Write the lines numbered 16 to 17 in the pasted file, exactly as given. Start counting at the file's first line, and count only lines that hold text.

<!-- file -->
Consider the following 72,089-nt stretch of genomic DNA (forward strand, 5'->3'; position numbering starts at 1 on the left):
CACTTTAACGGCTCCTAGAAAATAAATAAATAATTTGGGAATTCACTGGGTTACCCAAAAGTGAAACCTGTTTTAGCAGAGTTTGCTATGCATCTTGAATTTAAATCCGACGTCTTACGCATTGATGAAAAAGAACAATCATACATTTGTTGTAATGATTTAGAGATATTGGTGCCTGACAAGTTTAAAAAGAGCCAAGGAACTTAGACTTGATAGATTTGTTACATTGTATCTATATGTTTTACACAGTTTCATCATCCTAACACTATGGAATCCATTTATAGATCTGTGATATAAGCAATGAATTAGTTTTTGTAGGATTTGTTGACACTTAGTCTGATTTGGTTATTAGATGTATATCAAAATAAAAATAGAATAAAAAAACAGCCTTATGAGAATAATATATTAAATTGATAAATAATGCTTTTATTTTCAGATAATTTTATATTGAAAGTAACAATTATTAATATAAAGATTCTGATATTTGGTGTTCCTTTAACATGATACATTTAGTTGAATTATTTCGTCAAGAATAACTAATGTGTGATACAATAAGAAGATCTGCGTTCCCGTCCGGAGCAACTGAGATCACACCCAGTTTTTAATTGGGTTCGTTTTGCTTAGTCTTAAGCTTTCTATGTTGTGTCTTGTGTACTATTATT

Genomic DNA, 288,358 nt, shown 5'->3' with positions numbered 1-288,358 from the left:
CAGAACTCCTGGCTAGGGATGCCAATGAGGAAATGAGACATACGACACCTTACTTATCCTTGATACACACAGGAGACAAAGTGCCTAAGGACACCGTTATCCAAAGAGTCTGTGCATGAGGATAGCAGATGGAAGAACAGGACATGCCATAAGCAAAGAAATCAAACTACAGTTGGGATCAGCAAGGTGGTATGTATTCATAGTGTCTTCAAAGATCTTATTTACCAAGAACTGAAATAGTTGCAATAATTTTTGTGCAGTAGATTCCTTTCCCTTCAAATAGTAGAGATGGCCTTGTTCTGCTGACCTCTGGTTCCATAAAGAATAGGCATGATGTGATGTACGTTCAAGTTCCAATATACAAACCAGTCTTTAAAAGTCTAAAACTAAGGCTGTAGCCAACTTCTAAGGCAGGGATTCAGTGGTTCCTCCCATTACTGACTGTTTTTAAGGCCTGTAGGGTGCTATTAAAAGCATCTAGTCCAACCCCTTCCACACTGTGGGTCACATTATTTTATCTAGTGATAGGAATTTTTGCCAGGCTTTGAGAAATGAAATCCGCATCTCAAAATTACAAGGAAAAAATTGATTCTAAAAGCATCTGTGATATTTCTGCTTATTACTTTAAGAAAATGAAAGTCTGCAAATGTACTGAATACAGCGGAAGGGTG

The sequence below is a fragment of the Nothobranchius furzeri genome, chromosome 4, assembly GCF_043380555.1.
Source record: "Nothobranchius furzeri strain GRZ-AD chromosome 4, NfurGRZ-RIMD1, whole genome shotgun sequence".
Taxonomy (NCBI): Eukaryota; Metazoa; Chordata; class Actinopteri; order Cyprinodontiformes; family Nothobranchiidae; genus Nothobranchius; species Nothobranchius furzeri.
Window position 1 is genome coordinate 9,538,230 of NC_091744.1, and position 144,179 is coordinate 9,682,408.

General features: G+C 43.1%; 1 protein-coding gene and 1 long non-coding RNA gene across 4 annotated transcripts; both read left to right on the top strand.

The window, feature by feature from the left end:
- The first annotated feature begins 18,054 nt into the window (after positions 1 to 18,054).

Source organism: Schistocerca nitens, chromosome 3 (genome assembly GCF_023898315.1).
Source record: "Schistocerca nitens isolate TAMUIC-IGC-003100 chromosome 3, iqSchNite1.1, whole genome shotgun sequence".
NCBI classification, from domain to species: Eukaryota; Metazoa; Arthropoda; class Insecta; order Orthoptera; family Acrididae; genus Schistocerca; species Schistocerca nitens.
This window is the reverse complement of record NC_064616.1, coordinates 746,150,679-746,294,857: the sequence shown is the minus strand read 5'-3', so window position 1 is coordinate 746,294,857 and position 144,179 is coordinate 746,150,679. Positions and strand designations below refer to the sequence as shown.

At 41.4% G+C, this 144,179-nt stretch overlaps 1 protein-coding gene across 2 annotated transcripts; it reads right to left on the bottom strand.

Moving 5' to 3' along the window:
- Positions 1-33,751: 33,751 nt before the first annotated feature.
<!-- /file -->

At 41.4% G+C, this 144,179-nt stretch overlaps 1 protein-coding gene across 2 annotated transcripts; it reads right to left on the bottom strand.

Moving 5' to 3' along the window: